Fundación Épica is a space for knowledge transfer and mutual learning that promotes a horizontal interaction between Arts, Humanities, Science and Technology. Épica is born out of the knowledge developed throughout more than 40 years of experience by the theatre company La Fura dels Baus. Thanks to its application, the Foundation aims to project a center that reunites the generation of new disruptive ideas through creative projects that allows knowledge transfer to society.

Due to the activities and workshops developed at the Foundation, Epica has implemented a methodology that is based on work in action: beyond the theories and reflections, the knowledge created is based on practice, team work, consolidation and mutual comprehension.

In our workshops, we rely heavily on interacting with specific objects that are free available to the students and participants and help them to constraint possibilities in order to create more interesting and relevant outcomes. What Hutchins calls “material anchors” for thinking.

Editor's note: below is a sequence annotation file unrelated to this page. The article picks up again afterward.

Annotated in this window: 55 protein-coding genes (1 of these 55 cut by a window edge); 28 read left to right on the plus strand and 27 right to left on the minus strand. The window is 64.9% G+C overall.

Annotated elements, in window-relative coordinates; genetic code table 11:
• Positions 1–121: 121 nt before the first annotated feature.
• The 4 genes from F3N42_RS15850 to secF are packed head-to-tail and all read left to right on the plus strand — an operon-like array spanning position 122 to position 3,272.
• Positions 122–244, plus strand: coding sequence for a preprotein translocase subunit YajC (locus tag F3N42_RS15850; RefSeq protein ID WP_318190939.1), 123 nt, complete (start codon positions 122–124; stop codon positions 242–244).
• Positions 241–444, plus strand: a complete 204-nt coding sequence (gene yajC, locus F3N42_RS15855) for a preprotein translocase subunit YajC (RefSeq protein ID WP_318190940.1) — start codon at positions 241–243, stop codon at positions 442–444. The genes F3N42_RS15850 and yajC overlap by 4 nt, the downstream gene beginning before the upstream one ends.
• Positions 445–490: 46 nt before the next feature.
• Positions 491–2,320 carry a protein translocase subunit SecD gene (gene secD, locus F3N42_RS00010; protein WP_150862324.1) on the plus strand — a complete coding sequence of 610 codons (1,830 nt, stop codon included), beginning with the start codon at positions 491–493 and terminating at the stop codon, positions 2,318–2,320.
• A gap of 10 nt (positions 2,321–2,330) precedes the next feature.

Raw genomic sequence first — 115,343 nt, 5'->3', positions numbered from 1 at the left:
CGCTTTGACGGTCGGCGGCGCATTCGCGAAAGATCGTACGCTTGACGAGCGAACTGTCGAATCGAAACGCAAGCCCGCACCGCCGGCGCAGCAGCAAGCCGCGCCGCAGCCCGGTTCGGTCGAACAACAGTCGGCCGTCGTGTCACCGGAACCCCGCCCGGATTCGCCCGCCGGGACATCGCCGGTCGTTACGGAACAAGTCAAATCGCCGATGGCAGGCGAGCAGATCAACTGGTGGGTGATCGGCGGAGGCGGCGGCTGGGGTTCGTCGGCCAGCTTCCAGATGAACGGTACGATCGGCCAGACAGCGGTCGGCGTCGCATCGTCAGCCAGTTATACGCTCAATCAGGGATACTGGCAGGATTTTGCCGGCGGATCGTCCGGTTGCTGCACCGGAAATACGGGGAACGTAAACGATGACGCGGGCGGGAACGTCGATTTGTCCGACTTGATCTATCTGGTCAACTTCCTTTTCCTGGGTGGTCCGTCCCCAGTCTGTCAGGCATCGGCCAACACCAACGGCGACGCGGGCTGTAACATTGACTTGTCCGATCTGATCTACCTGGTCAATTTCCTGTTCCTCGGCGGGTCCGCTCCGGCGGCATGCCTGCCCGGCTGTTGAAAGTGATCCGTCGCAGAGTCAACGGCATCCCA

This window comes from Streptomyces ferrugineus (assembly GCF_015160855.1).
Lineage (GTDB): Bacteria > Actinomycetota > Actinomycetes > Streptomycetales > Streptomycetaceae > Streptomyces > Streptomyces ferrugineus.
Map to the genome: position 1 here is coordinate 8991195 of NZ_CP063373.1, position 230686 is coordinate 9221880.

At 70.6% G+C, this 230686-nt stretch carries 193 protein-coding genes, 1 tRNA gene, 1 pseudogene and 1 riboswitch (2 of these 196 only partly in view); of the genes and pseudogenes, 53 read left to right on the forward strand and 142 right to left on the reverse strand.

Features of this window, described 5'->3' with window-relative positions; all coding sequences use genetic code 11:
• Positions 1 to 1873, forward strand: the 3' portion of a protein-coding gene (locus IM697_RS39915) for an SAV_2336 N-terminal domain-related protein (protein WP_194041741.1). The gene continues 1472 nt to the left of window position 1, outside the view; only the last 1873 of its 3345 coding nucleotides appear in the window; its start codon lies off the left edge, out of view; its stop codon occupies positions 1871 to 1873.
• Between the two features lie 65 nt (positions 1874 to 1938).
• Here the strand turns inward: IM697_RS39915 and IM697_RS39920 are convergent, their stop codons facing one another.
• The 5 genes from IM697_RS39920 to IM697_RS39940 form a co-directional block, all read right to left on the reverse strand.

During our last workshop called “La Maldición de la Corona,” we wanted to explore how to address creativity in lockdown. In order to accomplish so, we got together 30 creatives and 3 research groups to explore the possibilities of pure online creative processes while each participant was at their own place, without any chances of physical interaction. This fact posed several problems, and here we want to tackle one: how can we substitute material anchors with virtual ones?

[…. Alexandro…It’s the turn of Alexandro….]